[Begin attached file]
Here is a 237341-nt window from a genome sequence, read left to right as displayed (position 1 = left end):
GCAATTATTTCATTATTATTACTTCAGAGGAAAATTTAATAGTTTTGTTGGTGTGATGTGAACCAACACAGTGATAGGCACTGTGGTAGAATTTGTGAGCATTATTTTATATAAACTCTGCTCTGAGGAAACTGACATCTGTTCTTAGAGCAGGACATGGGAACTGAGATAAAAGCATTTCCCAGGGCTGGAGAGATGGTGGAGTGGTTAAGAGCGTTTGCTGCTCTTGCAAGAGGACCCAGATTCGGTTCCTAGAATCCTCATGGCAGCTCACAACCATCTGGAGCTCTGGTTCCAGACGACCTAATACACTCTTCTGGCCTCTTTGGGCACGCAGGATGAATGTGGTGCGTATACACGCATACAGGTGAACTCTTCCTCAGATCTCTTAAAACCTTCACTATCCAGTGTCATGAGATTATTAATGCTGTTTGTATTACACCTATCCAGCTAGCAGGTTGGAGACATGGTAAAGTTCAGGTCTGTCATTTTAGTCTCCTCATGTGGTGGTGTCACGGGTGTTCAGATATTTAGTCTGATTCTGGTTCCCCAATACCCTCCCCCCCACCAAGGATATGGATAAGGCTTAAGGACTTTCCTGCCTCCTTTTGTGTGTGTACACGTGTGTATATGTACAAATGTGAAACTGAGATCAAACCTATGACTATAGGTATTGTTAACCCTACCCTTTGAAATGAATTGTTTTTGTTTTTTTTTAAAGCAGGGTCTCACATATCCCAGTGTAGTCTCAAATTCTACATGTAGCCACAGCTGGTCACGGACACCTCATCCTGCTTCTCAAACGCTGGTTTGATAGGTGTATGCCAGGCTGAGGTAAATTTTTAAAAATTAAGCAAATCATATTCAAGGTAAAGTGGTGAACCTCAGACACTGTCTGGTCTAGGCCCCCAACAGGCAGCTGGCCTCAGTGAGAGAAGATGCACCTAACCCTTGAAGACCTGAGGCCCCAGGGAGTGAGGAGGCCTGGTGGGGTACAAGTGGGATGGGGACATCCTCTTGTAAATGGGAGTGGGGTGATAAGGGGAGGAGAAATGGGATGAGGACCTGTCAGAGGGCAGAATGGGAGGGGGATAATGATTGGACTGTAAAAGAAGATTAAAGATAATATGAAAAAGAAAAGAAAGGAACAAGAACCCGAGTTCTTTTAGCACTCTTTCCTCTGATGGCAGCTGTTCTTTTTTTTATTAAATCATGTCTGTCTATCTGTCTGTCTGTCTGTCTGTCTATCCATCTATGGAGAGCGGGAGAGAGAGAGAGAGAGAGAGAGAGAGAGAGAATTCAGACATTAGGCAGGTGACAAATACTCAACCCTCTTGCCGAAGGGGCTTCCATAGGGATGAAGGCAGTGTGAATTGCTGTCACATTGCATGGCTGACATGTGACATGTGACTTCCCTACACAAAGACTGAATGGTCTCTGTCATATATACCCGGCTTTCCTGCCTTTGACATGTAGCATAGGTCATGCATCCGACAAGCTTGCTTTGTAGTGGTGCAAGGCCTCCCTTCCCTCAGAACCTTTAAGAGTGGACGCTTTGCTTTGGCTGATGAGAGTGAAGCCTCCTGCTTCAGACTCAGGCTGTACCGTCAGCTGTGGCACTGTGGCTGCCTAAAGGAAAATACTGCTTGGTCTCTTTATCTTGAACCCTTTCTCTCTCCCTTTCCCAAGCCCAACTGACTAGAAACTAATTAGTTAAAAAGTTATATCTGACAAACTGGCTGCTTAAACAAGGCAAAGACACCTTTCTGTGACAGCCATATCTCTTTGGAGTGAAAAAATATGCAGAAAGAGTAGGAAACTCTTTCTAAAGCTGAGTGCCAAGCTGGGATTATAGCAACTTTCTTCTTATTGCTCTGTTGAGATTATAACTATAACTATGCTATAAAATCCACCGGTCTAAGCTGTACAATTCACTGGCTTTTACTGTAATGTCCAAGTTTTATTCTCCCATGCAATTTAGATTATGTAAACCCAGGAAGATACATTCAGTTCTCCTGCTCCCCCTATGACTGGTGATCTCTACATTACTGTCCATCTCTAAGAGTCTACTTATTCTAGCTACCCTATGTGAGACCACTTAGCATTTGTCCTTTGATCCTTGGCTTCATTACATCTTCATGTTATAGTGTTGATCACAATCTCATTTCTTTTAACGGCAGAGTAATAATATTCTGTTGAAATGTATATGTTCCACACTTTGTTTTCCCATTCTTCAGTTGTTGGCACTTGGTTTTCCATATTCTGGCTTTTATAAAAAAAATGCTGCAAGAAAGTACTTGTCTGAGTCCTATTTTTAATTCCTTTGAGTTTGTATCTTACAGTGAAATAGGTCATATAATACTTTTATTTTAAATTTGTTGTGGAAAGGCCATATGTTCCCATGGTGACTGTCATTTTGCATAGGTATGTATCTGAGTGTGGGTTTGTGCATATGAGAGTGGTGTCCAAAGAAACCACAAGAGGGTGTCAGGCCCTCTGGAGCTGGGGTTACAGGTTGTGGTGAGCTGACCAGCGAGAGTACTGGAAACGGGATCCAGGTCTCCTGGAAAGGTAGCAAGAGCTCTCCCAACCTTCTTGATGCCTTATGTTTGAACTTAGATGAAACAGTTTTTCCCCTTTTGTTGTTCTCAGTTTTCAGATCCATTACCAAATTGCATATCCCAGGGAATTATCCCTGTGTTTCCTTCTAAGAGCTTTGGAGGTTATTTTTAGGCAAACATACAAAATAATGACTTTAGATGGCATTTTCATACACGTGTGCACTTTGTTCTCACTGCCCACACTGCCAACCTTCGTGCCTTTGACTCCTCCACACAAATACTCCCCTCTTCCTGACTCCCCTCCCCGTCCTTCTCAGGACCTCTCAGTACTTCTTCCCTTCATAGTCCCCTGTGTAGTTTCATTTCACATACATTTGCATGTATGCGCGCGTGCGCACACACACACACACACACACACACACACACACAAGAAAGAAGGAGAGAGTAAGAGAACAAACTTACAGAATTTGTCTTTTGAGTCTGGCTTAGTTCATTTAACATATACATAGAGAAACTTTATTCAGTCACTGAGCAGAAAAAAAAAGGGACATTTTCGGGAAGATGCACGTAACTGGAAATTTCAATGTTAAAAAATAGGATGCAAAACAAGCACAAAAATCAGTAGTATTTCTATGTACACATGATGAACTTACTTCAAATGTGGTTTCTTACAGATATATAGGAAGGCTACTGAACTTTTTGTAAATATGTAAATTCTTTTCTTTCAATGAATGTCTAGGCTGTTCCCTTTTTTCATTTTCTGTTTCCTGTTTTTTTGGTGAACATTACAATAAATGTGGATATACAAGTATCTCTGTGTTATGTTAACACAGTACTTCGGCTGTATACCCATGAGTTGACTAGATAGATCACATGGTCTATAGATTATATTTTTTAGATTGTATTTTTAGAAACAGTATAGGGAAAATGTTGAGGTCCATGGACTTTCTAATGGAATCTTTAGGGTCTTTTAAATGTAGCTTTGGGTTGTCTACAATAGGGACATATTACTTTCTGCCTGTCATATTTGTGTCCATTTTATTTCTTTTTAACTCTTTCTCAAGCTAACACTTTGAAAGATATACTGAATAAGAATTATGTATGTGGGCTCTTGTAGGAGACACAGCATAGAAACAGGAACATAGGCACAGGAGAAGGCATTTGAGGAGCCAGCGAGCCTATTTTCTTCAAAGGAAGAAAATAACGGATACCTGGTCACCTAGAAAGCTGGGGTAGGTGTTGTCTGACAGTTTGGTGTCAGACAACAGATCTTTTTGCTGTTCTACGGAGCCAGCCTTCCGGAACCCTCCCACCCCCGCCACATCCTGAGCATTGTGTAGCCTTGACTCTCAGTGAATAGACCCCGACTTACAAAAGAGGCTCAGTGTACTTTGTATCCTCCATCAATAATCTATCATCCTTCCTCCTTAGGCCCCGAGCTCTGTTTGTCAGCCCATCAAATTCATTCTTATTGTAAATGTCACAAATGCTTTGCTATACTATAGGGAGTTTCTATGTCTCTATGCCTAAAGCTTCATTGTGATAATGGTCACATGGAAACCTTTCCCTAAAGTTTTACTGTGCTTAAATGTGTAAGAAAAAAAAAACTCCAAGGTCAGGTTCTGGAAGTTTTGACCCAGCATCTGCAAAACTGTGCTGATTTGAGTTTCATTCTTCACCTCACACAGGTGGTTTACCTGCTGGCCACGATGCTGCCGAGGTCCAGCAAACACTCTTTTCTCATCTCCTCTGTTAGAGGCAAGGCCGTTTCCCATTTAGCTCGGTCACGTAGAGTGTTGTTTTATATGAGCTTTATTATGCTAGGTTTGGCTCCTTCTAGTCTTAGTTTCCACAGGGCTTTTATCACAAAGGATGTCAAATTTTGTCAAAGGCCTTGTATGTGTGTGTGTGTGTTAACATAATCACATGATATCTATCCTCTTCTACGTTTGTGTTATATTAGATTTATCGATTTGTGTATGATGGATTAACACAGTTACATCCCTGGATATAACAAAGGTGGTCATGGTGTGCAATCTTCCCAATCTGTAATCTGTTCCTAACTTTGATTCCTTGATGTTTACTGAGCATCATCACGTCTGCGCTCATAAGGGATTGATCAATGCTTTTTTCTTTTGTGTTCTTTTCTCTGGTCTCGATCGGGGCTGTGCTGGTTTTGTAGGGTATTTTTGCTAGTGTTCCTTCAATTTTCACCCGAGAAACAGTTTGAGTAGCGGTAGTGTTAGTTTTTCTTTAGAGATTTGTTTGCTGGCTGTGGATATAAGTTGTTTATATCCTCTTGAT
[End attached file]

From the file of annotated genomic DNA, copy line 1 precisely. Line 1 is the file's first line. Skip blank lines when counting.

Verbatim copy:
Here is a 237341-nt window from a genome sequence, read left to right as displayed (position 1 = left end):